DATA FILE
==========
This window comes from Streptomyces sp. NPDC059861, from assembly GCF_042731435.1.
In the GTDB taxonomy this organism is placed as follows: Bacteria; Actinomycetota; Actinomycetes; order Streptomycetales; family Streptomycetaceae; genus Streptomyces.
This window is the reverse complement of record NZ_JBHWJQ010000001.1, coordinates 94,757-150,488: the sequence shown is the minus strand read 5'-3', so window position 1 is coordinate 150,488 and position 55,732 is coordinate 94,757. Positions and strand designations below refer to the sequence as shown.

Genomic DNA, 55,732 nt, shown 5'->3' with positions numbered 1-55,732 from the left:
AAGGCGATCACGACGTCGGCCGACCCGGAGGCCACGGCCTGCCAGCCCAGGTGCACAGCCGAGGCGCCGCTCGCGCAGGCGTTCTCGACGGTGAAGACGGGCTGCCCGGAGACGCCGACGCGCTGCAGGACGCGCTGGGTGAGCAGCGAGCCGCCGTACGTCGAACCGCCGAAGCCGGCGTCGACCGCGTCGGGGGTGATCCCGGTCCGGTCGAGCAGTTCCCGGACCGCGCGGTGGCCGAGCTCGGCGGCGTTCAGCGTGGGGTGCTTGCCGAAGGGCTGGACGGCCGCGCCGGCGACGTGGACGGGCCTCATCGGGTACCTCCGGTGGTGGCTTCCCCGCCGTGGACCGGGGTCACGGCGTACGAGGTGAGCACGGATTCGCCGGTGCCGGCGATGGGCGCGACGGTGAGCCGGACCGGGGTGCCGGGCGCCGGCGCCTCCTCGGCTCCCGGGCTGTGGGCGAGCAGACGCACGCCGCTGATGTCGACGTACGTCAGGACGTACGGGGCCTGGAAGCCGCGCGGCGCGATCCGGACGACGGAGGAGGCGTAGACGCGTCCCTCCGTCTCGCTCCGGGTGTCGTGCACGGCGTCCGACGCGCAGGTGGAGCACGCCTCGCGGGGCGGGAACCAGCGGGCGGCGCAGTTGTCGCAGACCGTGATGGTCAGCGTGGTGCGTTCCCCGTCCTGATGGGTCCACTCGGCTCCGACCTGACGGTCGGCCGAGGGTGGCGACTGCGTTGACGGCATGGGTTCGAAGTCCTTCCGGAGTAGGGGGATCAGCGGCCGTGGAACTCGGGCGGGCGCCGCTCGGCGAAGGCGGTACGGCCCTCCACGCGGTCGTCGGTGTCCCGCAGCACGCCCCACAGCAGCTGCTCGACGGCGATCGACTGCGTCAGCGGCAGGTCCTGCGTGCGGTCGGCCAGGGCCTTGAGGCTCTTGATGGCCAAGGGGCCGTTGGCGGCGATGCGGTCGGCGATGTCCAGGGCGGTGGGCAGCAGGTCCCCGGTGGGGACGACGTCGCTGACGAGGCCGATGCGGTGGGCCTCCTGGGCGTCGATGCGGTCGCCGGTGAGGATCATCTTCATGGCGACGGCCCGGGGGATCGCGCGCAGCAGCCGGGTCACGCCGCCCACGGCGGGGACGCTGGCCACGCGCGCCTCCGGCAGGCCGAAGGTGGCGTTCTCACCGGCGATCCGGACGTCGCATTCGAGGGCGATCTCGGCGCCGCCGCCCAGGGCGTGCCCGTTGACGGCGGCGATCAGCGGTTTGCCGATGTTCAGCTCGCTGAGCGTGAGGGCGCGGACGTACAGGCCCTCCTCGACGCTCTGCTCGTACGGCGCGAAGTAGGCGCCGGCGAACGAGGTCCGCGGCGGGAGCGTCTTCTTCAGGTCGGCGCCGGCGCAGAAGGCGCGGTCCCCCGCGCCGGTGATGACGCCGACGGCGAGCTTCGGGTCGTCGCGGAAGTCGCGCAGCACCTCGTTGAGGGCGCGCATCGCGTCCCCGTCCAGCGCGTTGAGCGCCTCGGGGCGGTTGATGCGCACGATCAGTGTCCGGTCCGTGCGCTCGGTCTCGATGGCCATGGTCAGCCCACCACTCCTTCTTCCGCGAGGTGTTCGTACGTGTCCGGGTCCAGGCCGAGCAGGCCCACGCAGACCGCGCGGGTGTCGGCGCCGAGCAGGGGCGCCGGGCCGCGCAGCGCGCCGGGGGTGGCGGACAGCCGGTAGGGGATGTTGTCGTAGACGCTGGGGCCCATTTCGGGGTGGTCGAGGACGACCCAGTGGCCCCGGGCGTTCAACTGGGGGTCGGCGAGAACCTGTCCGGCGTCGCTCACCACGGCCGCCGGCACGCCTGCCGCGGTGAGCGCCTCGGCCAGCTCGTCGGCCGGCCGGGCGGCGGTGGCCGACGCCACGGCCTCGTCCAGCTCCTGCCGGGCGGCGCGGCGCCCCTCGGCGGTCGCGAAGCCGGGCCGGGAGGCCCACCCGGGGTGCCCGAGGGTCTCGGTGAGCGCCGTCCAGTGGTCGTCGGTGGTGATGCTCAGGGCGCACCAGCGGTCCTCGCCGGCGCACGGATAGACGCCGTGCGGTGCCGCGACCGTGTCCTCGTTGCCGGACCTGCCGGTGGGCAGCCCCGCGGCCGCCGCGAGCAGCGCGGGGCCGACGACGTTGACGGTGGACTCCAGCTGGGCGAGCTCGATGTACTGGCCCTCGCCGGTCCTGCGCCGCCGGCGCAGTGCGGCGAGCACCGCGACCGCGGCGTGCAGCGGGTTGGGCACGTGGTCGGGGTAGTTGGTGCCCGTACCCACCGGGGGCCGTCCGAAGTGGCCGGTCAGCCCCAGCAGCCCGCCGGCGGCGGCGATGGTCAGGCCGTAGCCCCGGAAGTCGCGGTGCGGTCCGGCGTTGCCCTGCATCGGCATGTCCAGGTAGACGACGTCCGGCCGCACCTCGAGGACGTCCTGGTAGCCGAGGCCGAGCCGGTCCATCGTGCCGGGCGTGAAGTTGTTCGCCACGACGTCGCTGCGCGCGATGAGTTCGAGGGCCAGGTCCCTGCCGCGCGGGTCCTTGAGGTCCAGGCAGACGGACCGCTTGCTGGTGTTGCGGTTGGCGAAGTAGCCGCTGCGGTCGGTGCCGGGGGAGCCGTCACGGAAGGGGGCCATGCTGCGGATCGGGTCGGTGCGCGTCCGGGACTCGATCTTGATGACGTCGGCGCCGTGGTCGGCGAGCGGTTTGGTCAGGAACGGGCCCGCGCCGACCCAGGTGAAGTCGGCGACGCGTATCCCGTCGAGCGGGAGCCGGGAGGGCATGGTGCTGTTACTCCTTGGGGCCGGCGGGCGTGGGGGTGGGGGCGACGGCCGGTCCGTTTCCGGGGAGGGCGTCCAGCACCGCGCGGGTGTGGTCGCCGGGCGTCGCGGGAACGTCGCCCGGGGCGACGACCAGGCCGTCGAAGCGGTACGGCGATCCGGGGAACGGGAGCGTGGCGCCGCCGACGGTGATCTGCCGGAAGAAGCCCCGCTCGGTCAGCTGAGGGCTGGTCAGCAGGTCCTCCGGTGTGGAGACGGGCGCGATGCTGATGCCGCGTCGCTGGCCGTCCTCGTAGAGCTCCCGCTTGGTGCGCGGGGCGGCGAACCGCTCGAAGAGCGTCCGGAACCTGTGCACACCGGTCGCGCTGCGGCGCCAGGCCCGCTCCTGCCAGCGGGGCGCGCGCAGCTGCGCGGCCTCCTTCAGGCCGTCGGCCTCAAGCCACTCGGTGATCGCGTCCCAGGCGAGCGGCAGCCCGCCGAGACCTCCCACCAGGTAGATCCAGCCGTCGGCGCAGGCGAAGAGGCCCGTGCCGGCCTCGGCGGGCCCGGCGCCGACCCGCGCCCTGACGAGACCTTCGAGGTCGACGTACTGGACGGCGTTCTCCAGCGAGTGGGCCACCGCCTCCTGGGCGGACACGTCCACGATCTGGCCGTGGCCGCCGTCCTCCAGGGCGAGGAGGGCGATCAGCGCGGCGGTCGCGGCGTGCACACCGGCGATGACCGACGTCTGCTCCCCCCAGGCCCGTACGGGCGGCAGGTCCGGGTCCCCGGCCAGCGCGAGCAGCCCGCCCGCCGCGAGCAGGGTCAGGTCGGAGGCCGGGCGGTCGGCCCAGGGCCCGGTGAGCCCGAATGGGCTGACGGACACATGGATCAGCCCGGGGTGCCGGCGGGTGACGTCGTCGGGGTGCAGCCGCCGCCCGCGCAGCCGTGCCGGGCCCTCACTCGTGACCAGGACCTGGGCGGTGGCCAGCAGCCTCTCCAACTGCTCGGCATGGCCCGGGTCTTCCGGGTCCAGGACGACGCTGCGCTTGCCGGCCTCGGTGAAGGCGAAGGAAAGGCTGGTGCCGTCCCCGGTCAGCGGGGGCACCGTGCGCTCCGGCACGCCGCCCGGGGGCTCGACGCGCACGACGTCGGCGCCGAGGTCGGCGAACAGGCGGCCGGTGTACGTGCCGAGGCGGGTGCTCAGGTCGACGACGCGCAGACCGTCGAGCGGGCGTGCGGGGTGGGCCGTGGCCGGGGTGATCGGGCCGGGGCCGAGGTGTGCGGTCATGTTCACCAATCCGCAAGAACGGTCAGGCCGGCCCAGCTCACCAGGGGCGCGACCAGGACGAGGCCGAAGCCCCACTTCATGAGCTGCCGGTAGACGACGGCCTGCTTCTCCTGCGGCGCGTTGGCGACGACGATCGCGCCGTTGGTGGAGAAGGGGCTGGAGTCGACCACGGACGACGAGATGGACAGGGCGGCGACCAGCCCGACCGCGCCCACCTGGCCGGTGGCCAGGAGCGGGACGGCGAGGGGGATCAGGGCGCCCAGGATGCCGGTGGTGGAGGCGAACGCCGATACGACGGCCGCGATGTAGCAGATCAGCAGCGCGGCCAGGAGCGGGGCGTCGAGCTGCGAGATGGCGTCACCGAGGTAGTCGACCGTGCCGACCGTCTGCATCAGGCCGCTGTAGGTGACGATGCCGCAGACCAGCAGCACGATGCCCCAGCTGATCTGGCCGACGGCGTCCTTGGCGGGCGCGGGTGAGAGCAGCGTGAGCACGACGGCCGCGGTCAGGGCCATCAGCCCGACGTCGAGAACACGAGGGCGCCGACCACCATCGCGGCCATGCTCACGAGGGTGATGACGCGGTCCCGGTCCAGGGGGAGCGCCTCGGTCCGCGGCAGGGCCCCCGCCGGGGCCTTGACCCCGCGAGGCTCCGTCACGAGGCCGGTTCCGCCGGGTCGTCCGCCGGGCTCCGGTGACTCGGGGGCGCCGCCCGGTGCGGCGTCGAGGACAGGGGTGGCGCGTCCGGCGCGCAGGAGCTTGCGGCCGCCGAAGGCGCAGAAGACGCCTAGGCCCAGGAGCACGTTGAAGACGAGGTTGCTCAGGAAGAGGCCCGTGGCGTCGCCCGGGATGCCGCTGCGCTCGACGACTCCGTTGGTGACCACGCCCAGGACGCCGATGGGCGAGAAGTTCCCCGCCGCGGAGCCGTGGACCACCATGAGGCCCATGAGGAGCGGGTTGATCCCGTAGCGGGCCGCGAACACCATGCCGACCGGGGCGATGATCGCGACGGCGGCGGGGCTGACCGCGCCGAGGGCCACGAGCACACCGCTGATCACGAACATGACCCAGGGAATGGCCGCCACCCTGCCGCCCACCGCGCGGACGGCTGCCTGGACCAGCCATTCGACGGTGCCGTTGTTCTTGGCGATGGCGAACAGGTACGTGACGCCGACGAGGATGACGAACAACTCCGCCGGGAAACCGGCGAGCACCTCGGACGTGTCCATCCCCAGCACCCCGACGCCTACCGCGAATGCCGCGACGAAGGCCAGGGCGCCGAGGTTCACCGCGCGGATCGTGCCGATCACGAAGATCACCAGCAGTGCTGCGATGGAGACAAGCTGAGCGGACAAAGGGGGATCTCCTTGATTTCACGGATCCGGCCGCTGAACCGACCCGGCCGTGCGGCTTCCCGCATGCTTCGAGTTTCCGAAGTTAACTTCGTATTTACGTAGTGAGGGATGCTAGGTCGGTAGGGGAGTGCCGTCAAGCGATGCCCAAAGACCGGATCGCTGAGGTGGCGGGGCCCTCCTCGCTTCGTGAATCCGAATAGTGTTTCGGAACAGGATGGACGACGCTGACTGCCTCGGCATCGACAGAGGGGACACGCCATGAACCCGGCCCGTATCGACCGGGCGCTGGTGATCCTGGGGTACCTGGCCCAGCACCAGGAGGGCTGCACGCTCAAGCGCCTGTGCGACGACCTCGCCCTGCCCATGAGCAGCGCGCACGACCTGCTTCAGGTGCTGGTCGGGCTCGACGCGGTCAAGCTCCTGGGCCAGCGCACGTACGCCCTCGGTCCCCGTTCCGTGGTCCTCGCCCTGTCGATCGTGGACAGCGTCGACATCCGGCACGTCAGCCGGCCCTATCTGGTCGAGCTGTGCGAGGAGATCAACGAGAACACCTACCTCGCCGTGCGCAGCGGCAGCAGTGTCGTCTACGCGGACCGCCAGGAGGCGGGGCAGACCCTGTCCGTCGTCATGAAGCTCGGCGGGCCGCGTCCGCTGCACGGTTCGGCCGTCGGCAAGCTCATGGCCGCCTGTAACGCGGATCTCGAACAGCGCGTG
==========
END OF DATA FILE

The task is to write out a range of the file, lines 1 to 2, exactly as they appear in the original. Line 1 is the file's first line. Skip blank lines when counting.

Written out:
This window comes from Streptomyces sp. NPDC059861, from assembly GCF_042731435.1.
In the GTDB taxonomy this organism is placed as follows: Bacteria; Actinomycetota; Actinomycetes; order Streptomycetales; family Streptomycetaceae; genus Streptomyces.